Children’s veranda in thelowbreathed summer twilight:
‘if I should die before I wake’ lingers
O not alone ‘my soul to take’.The sweetjuice hay of nightbreath
smothers in luxury. Who doesn’t
burrow into being
deaf to not-life for
sleep, a time of sleep.A handkerchief of waiting daylight blown
in esperance: enough.
Margaret Avison. Always Now. Volume Two.
What is our life expectancy? We look at ancestors who died in their 40s, early 60s, 80s. We consider the conditions of their living and passing, and extrapolate our years through the statistics of our improved nutrition and health care and presume we will live…more.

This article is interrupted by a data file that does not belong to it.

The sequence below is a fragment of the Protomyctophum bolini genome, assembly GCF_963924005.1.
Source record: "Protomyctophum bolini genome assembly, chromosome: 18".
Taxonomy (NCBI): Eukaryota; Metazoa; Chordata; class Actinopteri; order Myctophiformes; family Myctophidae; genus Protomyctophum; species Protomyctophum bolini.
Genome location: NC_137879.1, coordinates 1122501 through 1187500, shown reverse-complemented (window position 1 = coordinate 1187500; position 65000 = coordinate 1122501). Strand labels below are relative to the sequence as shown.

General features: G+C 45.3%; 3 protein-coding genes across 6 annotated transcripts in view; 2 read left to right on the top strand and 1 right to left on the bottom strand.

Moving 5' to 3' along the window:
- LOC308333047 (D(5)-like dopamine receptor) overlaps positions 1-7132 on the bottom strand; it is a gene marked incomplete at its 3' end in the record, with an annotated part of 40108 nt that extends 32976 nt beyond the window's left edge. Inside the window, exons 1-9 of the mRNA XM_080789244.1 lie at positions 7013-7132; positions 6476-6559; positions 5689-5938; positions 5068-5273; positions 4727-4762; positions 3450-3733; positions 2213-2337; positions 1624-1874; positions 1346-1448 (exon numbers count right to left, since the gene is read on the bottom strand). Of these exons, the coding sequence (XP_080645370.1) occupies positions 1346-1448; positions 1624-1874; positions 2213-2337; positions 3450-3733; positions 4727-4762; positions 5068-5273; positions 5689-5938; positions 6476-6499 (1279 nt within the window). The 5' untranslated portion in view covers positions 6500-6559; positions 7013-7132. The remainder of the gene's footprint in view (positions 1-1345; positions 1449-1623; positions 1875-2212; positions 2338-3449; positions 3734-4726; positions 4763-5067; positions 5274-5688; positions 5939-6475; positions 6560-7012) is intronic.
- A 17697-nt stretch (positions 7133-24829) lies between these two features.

As children we kneeled by our beds and prayed the historic prayer, pushed ourselves up to slide over the sheet, dusting our bare feet off one on the other. Curled in the dark we silently amended the prayer, but not for a long time if you please. The many versions first recorded in the 1800s are basically the same but they differ in the last two lines. “If I should die before I wake, I pray the Lord my soul to take” seems a heavy burden for a nine year old. Less Catholic prayers exhort angels to watch over me, or simply pray for safe guidance through the night. Considering the various plagues from which children in the 1800s died, any of the versions would suffice.
On Sunday night as we mentally move into the demands of Monday morning, we scarcely consider our death. We prepare to commence another week of busyness and stress. But a friend reminds me on Facebook that she has survived cancer and achieved another birthday. Others have not. Bear with me.